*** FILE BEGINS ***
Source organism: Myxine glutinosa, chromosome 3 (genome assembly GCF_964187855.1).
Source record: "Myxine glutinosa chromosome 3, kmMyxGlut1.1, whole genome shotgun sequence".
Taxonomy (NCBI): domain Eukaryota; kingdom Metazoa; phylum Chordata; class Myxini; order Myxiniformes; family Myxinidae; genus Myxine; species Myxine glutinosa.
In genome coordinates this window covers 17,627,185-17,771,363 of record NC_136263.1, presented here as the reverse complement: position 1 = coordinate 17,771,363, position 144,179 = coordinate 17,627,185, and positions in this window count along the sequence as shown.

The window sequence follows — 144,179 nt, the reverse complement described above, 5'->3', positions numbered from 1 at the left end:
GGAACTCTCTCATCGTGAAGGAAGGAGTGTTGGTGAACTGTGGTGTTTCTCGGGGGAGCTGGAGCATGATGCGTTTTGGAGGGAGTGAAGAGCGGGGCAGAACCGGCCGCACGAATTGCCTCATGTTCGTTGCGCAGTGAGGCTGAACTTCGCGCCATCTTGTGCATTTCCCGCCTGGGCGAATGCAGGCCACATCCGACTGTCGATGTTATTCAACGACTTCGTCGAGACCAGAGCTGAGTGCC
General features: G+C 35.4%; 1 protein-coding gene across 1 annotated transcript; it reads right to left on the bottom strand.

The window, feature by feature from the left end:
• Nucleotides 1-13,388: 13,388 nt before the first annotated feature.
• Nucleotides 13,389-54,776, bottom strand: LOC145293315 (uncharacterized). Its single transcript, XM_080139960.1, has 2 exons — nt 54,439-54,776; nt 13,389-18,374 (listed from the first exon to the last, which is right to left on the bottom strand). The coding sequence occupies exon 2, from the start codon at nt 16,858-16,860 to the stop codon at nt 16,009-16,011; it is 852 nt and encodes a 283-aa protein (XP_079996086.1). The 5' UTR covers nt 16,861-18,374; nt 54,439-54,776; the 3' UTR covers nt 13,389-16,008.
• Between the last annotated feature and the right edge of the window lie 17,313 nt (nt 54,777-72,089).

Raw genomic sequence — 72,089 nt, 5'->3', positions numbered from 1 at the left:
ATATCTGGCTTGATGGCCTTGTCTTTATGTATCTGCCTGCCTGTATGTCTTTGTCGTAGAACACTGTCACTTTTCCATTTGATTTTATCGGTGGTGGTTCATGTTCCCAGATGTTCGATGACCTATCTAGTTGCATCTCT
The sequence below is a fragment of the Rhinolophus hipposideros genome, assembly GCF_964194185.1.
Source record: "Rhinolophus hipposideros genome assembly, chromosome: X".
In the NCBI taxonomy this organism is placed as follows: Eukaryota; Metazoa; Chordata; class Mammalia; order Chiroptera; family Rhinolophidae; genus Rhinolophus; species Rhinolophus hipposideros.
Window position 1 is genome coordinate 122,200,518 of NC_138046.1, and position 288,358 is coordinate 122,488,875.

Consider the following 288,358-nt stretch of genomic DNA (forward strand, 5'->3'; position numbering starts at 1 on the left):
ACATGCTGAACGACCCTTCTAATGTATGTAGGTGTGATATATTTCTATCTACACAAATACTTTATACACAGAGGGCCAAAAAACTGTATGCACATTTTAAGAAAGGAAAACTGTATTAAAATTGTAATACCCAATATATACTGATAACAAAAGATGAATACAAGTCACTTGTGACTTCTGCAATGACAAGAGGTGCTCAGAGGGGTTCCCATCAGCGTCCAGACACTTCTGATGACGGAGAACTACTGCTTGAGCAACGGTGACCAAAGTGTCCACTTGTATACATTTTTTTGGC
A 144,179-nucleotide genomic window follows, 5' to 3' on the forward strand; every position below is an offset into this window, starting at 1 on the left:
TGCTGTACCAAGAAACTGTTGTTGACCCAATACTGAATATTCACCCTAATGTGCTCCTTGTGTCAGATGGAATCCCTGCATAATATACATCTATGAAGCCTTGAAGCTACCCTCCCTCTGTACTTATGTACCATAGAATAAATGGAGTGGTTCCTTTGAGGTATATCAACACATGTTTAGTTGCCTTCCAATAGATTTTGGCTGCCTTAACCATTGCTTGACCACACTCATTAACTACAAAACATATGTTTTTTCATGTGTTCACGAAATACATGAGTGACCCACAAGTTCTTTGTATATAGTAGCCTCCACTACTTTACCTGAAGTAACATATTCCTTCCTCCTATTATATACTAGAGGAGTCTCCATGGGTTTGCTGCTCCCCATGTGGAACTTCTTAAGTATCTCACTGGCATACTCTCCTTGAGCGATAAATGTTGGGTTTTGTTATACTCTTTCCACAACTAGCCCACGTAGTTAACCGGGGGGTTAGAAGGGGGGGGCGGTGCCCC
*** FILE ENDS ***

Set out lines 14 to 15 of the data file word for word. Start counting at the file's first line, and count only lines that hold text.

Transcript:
The sequence below is a fragment of the Rhinolophus hipposideros genome, assembly GCF_964194185.1.
Source record: "Rhinolophus hipposideros genome assembly, chromosome: X".